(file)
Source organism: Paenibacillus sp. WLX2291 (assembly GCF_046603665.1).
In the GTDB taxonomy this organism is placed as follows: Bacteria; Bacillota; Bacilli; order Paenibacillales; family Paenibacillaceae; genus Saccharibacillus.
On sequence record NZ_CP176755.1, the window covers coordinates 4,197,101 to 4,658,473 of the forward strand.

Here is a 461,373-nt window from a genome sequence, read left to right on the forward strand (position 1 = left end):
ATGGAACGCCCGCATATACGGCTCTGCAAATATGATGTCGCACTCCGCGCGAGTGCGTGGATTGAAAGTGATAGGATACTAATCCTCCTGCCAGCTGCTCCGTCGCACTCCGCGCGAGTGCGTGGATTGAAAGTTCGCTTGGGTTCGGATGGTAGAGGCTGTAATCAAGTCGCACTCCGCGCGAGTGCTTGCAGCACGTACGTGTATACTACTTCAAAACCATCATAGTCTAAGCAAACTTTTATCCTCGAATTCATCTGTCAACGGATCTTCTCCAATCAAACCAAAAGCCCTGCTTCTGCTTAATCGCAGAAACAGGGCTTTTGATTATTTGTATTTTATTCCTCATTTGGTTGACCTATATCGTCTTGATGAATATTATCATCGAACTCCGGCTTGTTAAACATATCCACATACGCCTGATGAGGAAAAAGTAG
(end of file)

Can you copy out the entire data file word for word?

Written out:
Source organism: Paenibacillus sp. WLX2291 (assembly GCF_046603665.1).
In the GTDB taxonomy this organism is placed as follows: Bacteria; Bacillota; Bacilli; order Paenibacillales; family Paenibacillaceae; genus Saccharibacillus.
On sequence record NZ_CP176755.1, the window covers coordinates 4,197,101 to 4,658,473 of the forward strand.

Here is a 461,373-nt window from a genome sequence, read left to right on the forward strand (position 1 = left end):
ATGGAACGCCCGCATATACGGCTCTGCAAATATGATGTCGCACTCCGCGCGAGTGCGTGGATTGAAAGTGATAGGATACTAATCCTCCTGCCAGCTGCTCCGTCGCACTCCGCGCGAGTGCGTGGATTGAAAGTTCGCTTGGGTTCGGATGGTAGAGGCTGTAATCAAGTCGCACTCCGCGCGAGTGCTTGCAGCACGTACGTGTATACTACTTCAAAACCATCATAGTCTAAGCAAACTTTTATCCTCGAATTCATCTGTCAACGGATCTTCTCCAATCAAACCAAAAGCCCTGCTTCTGCTTAATCGCAGAAACAGGGCTTTTGATTATTTGTATTTTATTCCTCATTTGGTTGACCTATATCGTCTTGATGAATATTATCATCGAACTCCGGCTTGTTAAACATATCCACATACGCCTGATGAGGAAAAAGTAG